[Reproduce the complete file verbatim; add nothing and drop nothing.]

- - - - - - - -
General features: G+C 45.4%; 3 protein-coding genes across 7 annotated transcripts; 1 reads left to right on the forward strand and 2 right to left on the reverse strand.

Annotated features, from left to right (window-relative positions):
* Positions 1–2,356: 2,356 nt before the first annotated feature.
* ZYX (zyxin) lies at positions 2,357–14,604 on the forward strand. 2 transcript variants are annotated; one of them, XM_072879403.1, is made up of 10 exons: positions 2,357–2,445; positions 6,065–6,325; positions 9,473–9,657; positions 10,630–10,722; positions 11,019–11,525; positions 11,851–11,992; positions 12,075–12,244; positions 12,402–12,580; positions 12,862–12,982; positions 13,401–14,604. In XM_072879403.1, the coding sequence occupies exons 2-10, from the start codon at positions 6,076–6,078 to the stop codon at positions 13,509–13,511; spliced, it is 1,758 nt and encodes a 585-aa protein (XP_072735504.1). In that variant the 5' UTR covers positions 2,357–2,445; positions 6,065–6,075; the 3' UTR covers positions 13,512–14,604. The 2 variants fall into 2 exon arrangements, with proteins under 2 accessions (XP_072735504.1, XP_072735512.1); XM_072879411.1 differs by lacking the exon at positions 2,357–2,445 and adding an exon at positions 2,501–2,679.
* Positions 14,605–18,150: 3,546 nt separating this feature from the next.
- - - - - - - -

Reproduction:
General features: G+C 45.4%; 3 protein-coding genes across 7 annotated transcripts; 1 reads left to right on the forward strand and 2 right to left on the reverse strand.

Annotated features, from left to right (window-relative positions):
* Positions 1–2,356: 2,356 nt before the first annotated feature.
* ZYX (zyxin) lies at positions 2,357–14,604 on the forward strand. 2 transcript variants are annotated; one of them, XM_072879403.1, is made up of 10 exons: positions 2,357–2,445; positions 6,065–6,325; positions 9,473–9,657; positions 10,630–10,722; positions 11,019–11,525; positions 11,851–11,992; positions 12,075–12,244; positions 12,402–12,580; positions 12,862–12,982; positions 13,401–14,604. In XM_072879403.1, the coding sequence occupies exons 2-10, from the start codon at positions 6,076–6,078 to the stop codon at positions 13,509–13,511; spliced, it is 1,758 nt and encodes a 585-aa protein (XP_072735504.1). In that variant the 5' UTR covers positions 2,357–2,445; positions 6,065–6,075; the 3' UTR covers positions 13,512–14,604. The 2 variants fall into 2 exon arrangements, with proteins under 2 accessions (XP_072735504.1, XP_072735512.1); XM_072879411.1 differs by lacking the exon at positions 2,357–2,445 and adding an exon at positions 2,501–2,679.
* Positions 14,605–18,150: 3,546 nt separating this feature from the next.